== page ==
• Exterior and interior pictures of the restaurant
  • Pictures of favorite dishes
  • Recipes of favorite dishes
  • A brief history of the business
  • Special events and announcements
  • Parking facilities

For a slightly bigger investment, a website can be designed to even:

  • Accept reservations and take-out orders.
  • Solicit comments which can be screened before publishing and be used in marketing research.
  • Sell advertising to non-competitive businesses.

Simplicity is a Website Virtue

Restaurant and small company websites need not be elaborate or complex. Most Internet surfers are looking for quick information, not sophisticated presentations. Music is probably not needed. Speed in finding information should be a prime goal of the website design. Simplicity, design cleanliness and professionalism are virtues. So is correct spelling. The internet and local companies offer numerous website design programs at affordable prices

Ask customers if they have seen or used the website and what they think of it. If they haven’t used it, why not? It’s a good conversation starter.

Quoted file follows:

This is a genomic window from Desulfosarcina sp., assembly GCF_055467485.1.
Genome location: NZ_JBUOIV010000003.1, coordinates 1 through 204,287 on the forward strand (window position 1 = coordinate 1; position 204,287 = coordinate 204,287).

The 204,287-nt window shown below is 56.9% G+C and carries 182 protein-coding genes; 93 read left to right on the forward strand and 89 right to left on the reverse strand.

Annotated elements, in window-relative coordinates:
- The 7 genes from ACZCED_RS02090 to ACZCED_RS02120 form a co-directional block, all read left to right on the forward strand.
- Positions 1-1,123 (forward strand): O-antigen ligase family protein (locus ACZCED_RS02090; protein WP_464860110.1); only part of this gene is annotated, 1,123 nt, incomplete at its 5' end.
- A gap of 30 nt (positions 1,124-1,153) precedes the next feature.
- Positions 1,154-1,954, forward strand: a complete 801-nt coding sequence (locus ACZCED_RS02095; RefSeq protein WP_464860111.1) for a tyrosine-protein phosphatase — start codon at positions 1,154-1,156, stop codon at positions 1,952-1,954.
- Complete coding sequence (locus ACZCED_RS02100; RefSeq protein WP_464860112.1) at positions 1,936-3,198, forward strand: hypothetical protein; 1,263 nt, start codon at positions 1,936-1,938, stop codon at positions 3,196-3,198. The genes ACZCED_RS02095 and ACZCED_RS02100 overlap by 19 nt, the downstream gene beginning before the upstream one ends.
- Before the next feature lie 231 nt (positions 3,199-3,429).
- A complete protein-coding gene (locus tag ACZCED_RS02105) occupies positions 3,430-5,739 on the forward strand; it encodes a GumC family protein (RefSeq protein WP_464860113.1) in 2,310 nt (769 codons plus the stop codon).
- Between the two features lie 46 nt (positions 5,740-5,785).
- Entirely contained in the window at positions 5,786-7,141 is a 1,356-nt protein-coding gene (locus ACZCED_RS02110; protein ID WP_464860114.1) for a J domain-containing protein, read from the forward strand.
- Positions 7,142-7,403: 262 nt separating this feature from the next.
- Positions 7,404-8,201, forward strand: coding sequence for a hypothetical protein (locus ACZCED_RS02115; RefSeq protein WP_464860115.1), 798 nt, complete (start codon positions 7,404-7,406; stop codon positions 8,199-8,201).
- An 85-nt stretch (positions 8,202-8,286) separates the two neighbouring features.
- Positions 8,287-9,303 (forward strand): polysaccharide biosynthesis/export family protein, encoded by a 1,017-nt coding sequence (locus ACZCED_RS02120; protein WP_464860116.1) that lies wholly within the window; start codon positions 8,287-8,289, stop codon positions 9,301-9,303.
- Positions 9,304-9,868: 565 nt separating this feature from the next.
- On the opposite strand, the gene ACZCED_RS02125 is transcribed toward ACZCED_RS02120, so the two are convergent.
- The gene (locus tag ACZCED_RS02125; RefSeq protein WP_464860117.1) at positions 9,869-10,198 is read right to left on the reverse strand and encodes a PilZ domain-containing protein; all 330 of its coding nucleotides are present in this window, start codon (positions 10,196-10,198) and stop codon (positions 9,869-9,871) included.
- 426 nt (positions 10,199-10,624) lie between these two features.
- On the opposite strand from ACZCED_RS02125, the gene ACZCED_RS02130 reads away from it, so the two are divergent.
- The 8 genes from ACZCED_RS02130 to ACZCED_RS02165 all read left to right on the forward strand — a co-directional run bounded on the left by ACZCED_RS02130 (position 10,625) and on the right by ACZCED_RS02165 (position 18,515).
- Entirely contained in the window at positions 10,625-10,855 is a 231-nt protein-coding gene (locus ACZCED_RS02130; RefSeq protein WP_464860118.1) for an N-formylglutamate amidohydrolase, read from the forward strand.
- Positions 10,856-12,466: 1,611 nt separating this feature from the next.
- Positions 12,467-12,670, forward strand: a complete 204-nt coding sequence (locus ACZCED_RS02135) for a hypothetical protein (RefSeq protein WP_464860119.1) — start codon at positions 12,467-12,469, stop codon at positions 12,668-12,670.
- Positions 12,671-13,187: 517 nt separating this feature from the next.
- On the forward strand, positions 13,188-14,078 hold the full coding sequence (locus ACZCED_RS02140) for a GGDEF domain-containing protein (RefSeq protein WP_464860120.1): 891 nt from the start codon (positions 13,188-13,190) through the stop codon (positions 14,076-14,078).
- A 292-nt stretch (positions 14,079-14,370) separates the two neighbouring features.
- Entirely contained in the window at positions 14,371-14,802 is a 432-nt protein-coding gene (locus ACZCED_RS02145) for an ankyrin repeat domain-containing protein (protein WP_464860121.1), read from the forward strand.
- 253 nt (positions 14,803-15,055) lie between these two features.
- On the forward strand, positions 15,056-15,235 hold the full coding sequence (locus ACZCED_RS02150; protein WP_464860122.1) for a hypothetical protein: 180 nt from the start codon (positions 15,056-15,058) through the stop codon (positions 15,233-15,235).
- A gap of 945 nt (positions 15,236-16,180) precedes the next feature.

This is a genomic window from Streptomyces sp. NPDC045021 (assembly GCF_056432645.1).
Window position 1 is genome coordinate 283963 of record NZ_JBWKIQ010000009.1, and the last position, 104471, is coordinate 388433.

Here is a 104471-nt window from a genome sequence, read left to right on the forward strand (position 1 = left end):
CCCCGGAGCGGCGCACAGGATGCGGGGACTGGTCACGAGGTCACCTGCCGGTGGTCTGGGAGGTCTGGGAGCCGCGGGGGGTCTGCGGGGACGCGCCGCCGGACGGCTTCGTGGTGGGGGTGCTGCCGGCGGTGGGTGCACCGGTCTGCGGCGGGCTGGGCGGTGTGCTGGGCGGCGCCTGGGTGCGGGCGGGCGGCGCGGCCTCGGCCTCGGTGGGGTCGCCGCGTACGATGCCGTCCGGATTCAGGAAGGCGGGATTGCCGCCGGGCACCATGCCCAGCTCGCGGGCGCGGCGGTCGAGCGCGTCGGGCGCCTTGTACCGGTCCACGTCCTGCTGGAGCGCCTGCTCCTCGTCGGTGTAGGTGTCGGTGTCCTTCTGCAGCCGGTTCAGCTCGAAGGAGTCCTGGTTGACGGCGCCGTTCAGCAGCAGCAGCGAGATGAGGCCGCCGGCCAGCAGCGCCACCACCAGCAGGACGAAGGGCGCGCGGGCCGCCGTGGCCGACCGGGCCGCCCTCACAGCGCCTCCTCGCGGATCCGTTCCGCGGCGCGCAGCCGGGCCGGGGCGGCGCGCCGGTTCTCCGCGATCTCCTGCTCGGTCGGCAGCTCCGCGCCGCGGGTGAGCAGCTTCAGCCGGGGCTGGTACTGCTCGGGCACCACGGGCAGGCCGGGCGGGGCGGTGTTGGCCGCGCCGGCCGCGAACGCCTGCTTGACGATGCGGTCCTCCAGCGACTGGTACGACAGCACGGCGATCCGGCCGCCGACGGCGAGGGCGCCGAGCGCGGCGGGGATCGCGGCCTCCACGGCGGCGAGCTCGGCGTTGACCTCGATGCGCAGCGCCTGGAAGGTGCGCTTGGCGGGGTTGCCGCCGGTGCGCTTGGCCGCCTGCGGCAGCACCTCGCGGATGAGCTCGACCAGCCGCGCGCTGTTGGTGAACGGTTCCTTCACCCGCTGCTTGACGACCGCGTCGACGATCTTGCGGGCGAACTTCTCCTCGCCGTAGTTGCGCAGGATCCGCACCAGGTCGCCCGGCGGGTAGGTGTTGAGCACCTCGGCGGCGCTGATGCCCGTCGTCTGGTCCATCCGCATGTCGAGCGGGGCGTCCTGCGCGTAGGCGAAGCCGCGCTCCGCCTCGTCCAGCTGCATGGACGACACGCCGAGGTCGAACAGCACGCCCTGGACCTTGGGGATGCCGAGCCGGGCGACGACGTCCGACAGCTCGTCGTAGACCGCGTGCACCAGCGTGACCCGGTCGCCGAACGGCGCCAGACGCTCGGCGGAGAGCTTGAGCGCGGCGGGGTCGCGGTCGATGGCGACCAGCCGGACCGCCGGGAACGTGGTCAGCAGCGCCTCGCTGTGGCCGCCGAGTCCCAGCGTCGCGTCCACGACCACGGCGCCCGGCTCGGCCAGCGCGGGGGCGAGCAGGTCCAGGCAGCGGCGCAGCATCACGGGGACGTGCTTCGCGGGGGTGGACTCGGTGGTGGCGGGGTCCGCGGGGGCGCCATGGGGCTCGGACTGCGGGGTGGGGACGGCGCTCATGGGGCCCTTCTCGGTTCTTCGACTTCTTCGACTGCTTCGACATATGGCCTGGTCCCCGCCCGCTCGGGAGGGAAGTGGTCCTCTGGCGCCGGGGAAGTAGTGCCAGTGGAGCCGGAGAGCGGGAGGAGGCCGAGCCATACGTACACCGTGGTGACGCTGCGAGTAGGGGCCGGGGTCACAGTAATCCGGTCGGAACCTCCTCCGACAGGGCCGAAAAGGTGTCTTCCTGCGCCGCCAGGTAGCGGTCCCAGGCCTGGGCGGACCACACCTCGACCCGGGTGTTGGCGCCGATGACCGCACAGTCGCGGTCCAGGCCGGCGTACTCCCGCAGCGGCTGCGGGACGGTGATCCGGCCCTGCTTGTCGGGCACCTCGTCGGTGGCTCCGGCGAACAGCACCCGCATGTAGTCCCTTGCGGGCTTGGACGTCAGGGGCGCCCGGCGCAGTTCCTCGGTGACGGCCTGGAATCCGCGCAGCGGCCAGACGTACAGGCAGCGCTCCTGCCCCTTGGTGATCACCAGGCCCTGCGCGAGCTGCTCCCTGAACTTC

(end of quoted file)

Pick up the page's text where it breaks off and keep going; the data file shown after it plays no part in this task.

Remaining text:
Patrons often take restaurants personally. They expect good food and service and love to be recognized by an owner, waiter or maître. A good website can help develop long term relationships and loyalty.

Ad Layouts – How to Make them Work Harder

Bird has gathered many of these tips for ad layout design from research by Colin Wheildon for The Newspaper Advertising Bureau of Australia. And some from test results – and common sense. He shares his expert views on how various typefaces, font sizes, placements of headings and illustrations, and the settings of layouts affect readability.

Creating Ad Layouts that are Easy on the Eye

For ad layouts to stand out in the jungle of ads all screaming for the readers’ s attention, art directors have to know a thing or two about the basics of good layout design. It’s not just a question of typefaces and font sizes. Art directors should be aware of how the human eye peruses a page.

Typefaces, Font Size and Consistency. A page of copy set in serif type was comprehended well by 67% of readers. When the same copy was re-set in sans serif, the figures nose-dived to 12%. What’s more, constant changes in type face are not only ugly but confusing. At least one person in ten has imperfect eyesight. So copy in very small type is usually unwise. Type obscured by setting it over tints or textures or colours is fatal.

All Caps and Type Settings. The perceived legibility of a series of headlines was reduced by over 20% when the setting was changed from caps and lower case to caps only. Good comprehension slumped greatly when type was set with ragged right setting (typically down from 67 to 38%) and, even more so with ragged left setting (67 to 10%).